Between spending most of their day in school and a significant amount of time in front of a “screen” (such as television, computers, and video games), kids are simply spending too much time indoors. Think back to when you were a kid, while you may have watched your fair share of television, more often than not, you spent a majority of your playtime outdoors with friends. Your child doesn’t have to have free reign of the neighborhood to enjoy the outdoors, but simply sending your child out to the backyard can do wonders.
If your child is missing out on outside time, here are some reasons to get your child outside now:
Spending some time outdoors can make anyone healthier. According to the Centers for Disease Control and Prevention (CDC), 1 in 6 children and teens are obese. While childhood obesity may be a result of various factors, such as diet, inactivity is also a culprit. By sending your child outside and encouraging play, he or she may be less likely to have issues with weight.
Children, who play outdoors, are more likely to have a better immune system and have the ability to fight off illnesses during the cold and flu season. Outside play can help children get exposed to dirt and bacteria, which can actually build a stronger immune system. So, let your kids get a little dirty. Remember, it’s good for their health (and dirt is easy to wash away).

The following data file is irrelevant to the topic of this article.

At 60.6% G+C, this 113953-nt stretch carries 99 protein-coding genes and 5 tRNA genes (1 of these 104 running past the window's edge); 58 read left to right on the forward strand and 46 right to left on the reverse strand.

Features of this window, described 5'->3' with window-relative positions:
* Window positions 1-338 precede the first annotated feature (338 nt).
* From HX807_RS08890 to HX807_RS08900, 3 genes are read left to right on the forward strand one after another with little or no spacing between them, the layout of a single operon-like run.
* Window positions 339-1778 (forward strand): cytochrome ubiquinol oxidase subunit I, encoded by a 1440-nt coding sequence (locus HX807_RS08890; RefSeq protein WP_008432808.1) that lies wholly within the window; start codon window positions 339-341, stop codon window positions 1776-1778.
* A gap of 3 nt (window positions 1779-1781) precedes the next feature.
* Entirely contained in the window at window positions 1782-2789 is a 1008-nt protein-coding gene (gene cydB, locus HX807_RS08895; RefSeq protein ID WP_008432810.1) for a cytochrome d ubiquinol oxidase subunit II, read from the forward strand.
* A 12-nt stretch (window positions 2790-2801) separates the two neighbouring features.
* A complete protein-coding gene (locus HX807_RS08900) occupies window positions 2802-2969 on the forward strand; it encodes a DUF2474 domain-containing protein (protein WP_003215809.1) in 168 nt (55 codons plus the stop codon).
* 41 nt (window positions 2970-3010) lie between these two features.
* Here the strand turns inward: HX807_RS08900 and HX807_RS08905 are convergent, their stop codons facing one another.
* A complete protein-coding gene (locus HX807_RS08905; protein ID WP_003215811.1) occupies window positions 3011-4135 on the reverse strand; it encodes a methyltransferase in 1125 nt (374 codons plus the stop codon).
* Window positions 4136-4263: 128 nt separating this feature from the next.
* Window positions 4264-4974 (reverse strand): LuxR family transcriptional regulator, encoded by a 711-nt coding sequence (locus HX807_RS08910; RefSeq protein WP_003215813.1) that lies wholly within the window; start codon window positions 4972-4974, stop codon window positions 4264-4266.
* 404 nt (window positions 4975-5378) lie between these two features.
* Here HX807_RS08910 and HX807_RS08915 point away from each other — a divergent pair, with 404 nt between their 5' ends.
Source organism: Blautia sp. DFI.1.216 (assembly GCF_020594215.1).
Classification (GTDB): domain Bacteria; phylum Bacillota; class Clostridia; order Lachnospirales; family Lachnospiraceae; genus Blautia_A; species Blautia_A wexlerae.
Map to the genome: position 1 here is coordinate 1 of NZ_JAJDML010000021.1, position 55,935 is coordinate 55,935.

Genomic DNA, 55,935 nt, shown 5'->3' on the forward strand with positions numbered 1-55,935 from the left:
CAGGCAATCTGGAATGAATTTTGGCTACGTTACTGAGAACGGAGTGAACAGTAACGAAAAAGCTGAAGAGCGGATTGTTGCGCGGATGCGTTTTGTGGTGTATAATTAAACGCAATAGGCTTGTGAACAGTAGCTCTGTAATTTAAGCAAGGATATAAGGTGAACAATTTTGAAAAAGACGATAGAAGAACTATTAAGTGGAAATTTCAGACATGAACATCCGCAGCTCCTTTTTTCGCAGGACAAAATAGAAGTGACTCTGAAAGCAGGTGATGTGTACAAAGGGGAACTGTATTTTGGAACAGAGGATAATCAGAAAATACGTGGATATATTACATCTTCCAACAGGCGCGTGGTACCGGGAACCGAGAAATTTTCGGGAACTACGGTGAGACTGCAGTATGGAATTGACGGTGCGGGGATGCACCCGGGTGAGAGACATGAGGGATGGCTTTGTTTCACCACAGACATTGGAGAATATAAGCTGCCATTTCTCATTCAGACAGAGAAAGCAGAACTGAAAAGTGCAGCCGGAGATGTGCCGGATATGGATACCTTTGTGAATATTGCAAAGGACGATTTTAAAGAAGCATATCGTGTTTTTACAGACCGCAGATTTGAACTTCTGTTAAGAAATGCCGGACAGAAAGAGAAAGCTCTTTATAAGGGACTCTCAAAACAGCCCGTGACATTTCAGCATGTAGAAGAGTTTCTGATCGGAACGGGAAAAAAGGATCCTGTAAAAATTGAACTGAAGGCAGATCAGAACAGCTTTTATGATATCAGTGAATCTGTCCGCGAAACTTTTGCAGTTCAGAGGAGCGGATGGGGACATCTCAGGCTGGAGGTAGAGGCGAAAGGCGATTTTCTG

Other health benefits include natural exposure to Vitamin D, which can help protect your child from future bone problems, heart disease, and diabetes. Just 10 to 15 minutes in the sun can boost your child’s Vitamin D.
Think of how your imagination thrived when you played outdoors. Outside play can encourage and enhance your child’s imagination. Whether he or she is playing in a tree house, playing pretend with sticks and flowers, or simply gazing at the clouds in the sky, your child’s imagination and creativity is hard at work. There’s something about the creativity of playing outdoors that cannot be duplicated in a videogame or on an iPad.
The more time your son or daughter spends outside, the more likely he or she is to respect and value nature and the community around them. Maybe there’s a bird nest in the backyard or a spider web forming on the apple tree. With gentle daily observations, your child is learning important lessons about life and the cycles within nature. By learning to appreciate nature, he or she may be more likely to encourage others to respect nature (i.e. picking up litter or leaving nature alone).
By allowing and encouraging your child to play outside, you are showing them that you value some free time and their well-being. Even 30 minutes a day, can reduce your child’s stress or worry and give them a chance to take a “break” during the day. If you want to your child to appreciate time outside, take the time to enjoy the great outdoors, too.